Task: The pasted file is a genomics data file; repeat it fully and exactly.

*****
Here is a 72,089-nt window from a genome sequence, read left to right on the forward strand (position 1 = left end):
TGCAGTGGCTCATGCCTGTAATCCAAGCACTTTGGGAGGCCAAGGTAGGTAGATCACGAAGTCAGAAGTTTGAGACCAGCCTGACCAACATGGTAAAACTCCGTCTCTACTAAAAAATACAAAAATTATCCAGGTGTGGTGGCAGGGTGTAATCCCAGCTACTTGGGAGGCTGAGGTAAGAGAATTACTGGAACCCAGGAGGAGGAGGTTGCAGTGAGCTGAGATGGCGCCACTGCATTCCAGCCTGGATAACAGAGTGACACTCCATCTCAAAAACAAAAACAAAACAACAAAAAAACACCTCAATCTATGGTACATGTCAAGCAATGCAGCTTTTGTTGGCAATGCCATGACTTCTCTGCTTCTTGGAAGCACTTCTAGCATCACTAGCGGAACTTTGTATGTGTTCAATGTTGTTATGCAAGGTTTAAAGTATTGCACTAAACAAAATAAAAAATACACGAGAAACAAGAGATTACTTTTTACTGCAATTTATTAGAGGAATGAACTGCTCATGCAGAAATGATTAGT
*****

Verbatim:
Here is a 72,089-nt window from a genome sequence, read left to right on the forward strand (position 1 = left end):
TGCAGTGGCTCATGCCTGTAATCCAAGCACTTTGGGAGGCCAAGGTAGGTAGATCACGAAGTCAGAAGTTTGAGACCAGCCTGACCAACATGGTAAAACTCCGTCTCTACTAAAAAATACAAAAATTATCCAGGTGTGGTGGCAGGGTGTAATCCCAGCTACTTGGGAGGCTGAGGTAAGAGAATTACTGGAACCCAGGAGGAGGAGGTTGCAGTGAGCTGAGATGGCGCCACTGCATTCCAGCCTGGATAACAGAGTGACACTCCATCTCAAAAACAAAAACAAAACAACAAAAAAACACCTCAATCTATGGTACATGTCAAGCAATGCAGCTTTTGTTGGCAATGCCATGACTTCTCTGCTTCTTGGAAGCACTTCTAGCATCACTAGCGGAACTTTGTATGTGTTCAATGTTGTTATGCAAGGTTTAAAGTATTGCACTAAACAAAATAAAAAATACACGAGAAACAAGAGATTACTTTTTACTGCAATTTATTAGAGGAATGAACTGCTCATGCAGAAATGATTAGT